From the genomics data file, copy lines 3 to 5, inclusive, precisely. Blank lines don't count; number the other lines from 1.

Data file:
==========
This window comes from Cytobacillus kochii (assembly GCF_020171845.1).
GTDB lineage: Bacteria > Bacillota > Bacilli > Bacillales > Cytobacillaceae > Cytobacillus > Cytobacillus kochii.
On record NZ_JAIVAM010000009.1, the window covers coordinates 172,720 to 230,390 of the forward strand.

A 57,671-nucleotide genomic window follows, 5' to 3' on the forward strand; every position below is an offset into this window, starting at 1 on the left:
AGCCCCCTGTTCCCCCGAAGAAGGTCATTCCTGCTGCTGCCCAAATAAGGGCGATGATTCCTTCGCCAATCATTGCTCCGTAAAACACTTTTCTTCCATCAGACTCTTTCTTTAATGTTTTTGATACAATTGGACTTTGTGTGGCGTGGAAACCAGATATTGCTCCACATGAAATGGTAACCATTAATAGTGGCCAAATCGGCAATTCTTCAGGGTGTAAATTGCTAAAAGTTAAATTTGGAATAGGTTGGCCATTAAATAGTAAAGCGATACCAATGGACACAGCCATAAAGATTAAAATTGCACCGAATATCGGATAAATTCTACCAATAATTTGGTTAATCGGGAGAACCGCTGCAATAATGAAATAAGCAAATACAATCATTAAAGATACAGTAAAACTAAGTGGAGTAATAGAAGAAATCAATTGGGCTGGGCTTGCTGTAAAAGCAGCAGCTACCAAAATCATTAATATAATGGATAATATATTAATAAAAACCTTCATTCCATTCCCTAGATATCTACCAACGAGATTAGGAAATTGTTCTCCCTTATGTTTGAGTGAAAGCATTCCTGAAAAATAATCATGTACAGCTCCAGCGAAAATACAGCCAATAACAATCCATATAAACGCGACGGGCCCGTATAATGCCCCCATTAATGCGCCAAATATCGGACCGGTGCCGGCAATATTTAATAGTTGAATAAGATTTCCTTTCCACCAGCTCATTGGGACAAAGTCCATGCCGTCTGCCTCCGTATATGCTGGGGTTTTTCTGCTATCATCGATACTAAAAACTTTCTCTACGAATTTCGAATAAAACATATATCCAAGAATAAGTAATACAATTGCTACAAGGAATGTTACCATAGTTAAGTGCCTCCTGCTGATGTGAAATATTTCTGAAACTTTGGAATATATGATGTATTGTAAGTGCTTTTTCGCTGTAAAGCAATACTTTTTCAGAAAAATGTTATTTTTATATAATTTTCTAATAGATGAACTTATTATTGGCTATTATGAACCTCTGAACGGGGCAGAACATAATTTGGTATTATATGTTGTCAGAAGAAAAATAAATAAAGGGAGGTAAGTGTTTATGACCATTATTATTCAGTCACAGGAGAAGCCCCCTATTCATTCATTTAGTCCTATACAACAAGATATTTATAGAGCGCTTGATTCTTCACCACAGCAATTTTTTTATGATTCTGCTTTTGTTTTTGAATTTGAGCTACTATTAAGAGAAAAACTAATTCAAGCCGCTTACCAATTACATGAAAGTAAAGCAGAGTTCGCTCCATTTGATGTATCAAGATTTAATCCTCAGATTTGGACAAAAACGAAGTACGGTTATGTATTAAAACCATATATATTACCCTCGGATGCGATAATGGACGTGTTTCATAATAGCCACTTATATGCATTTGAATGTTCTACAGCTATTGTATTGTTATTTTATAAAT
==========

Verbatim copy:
On record NZ_JAIVAM010000009.1, the window covers coordinates 172,720 to 230,390 of the forward strand.

A 57,671-nucleotide genomic window follows, 5' to 3' on the forward strand; every position below is an offset into this window, starting at 1 on the left:
AGCCCCCTGTTCCCCCGAAGAAGGTCATTCCTGCTGCTGCCCAAATAAGGGCGATGATTCCTTCGCCAATCATTGCTCCGTAAAACACTTTTCTTCCATCAGACTCTTTCTTTAATGTTTTTGATACAATTGGACTTTGTGTGGCGTGGAAACCAGATATTGCTCCACATGAAATGGTAACCATTAATAGTGGCCAAATCGGCAATTCTTCAGGGTGTAAATTGCTAAAAGTTAAATTTGGAATAGGTTGGCCATTAAATAGTAAAGCGATACCAATGGACACAGCCATAAAGATTAAAATTGCACCGAATATCGGATAAATTCTACCAATAATTTGGTTAATCGGGAGAACCGCTGCAATAATGAAATAAGCAAATACAATCATTAAAGATACAGTAAAACTAAGTGGAGTAATAGAAGAAATCAATTGGGCTGGGCTTGCTGTAAAAGCAGCAGCTACCAAAATCATTAATATAATGGATAATATATTAATAAAAACCTTCATTCCATTCCCTAGATATCTACCAACGAGATTAGGAAATTGTTCTCCCTTATGTTTGAGTGAAAGCATTCCTGAAAAATAATCATGTACAGCTCCAGCGAAAATACAGCCAATAACAATCCATATAAACGCGACGGGCCCGTATAATGCCCCCATTAATGCGCCAAATATCGGACCGGTGCCGGCAATATTTAATAGTTGAATAAGATTTCCTTTCCACCAGCTCATTGGGACAAAGTCCATGCCGTCTGCCTCCGTATATGCTGGGGTTTTTCTGCTATCATCGATACTAAAAACTTTCTCTACGAATTTCGAATAAAACATATATCCAAGAATAAGTAATACAATTGCTACAAGGAATGTTACCATAGTTAAGTGCCTCCTGCTGATGTGAAATATTTCTGAAACTTTGGAATATATGATGTATTGTAAGTGCTTTTTCGCTGTAAAGCAATACTTTTTCAGAAAAATGTTATTTTTATATAATTTTCTAATAGATGAACTTATTATTGGCTATTATGAACCTCTGAACGGGGCAGAACATAATTTGGTATTATATGTTGTCAGAAGAAAAATAAATAAAGGGAGGTAAGTGTTTATGACCATTATTATTCAGTCACAGGAGAAGCCCCCTATTCATTCATTTAGTCCTATACAACAAGATATTTATAGAGCGCTTGATTCTTCACCACAGCAATTTTTTTATGATTCTGCTTTTGTTTTTGAATTTGAGCTACTATTAAGAGAAAAACTAATTCAAGCCGCTTACCAATTACATGAAAGTAAAGCAGAGTTCGCTCCATTTGATGTATCAAGATTTAATCCTCAGATTTGGACAAAAACGAAGTACGGTTATGTATTAAAACCATATATATTACCCTCGGATGCGATAATGGACGTGTTTCATAATAGCCACTTATATGCATTTGAATGTTCTACAGCTATTGTATTGTTATTTTATAAAT